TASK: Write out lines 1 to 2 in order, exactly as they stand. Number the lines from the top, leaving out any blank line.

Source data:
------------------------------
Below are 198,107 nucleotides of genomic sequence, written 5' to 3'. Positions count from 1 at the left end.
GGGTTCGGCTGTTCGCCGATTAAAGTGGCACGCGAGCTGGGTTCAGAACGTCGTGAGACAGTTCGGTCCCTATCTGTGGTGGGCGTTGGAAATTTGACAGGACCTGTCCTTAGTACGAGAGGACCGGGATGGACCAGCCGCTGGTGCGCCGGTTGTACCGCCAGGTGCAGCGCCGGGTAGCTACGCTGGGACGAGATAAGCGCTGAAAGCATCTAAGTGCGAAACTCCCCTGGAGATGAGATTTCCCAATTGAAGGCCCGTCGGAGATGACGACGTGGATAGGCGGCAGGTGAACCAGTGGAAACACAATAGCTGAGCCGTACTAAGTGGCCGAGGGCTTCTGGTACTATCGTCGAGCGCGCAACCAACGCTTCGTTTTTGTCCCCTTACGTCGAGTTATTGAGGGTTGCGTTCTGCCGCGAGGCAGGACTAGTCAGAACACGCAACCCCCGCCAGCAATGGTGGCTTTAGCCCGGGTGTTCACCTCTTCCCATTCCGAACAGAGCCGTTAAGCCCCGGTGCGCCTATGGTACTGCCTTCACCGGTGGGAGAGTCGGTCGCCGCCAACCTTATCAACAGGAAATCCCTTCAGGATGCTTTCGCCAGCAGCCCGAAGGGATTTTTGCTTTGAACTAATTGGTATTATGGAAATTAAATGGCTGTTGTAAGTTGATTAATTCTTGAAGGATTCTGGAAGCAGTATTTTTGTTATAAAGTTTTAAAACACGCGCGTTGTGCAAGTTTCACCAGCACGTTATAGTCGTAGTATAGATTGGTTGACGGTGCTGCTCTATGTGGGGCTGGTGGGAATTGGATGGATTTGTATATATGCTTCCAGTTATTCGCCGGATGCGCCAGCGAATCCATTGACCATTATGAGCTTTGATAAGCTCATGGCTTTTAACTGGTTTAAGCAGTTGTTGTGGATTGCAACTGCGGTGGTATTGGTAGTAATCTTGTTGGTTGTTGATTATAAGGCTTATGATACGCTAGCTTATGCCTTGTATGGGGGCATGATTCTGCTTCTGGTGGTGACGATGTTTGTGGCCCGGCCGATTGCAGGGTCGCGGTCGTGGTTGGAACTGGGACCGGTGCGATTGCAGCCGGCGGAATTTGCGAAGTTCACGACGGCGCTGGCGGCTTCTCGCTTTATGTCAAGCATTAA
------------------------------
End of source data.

Below are 198,107 nucleotides of genomic sequence, written 5' to 3'. Positions count from 1 at the left end.
GGGTTCGGCTGTTCGCCGATTAAAGTGGCACGCGAGCTGGGTTCAGAACGTCGTGAGACAGTTCGGTCCCTATCTGTGGTGGGCGTTGGAAATTTGACAGGACCTGTCCTTAGTACGAGAGGACCGGGATGGACCAGCCGCTGGTGCGCCGGTTGTACCGCCAGGTGCAGCGCCGGGTAGCTACGCTGGGACGAGATAAGCGCTGAAAGCATCTAAGTGCGAAACTCCCCTGGAGATGAGATTTCCCAATTGAAGGCCCGTCGGAGATGACGACGTGGATAGGCGGCAGGTGAACCAGTGGAAACACAATAGCTGAGCCGTACTAAGTGGCCGAGGGCTTCTGGTACTATCGTCGAGCGCGCAACCAACGCTTCGTTTTTGTCCCCTTACGTCGAGTTATTGAGGGTTGCGTTCTGCCGCGAGGCAGGACTAGTCAGAACACGCAACCCCCGCCAGCAATGGTGGCTTTAGCCCGGGTGTTCACCTCTTCCCATTCCGAACAGAGCCGTTAAGCCCCGGTGCGCCTATGGTACTGCCTTCACCGGTGGGAGAGTCGGTCGCCGCCAACCTTATCAACAGGAAATCCCTTCAGGATGCTTTCGCCAGCAGCCCGAAGGGATTTTTGCTTTGAACTAATTGGTATTATGGAAATTAAATGGCTGTTGTAAGTTGATTAATTCTTGAAGGATTCTGGAAGCAGTATTTTTGTTATAAAGTTTTAAAACACGCGCGTTGTGCAAGTTTCACCAGCACGTTATAGTCGTAGTATAGATTGGTTGACGGTGCTGCTCTATGTGGGGCTGGTGGGAATTGGATGGATTTGTATATATGCTTCCAGTTATTCGCCGGATGCGCCAGCGAATCCATTGACCATTATGAGCTTTGATAAGCTCATGGCTTTTAACTGGTTTAAGCAGTTGTTGTGGATTGCAACTGCGGTGGTATTGGTAGTAATCTTGTTGGTTGTTGATTATAAGGCTTATGATACGCTAGCTTATGCCTTGTATGGGGGCATGATTCTGCTTCTGGTGGTGACGATGTTTGTGGCCCGGCCGATTGCAGGGTCGCGGTCGTGGTTGGAACTGGGACCGGTGCGATTGCAGCCGGCGGAATTTGCGAAGTTCACGACGGCGCTGGCGGCTTCTCGCTTTATGTCAAGCATTAA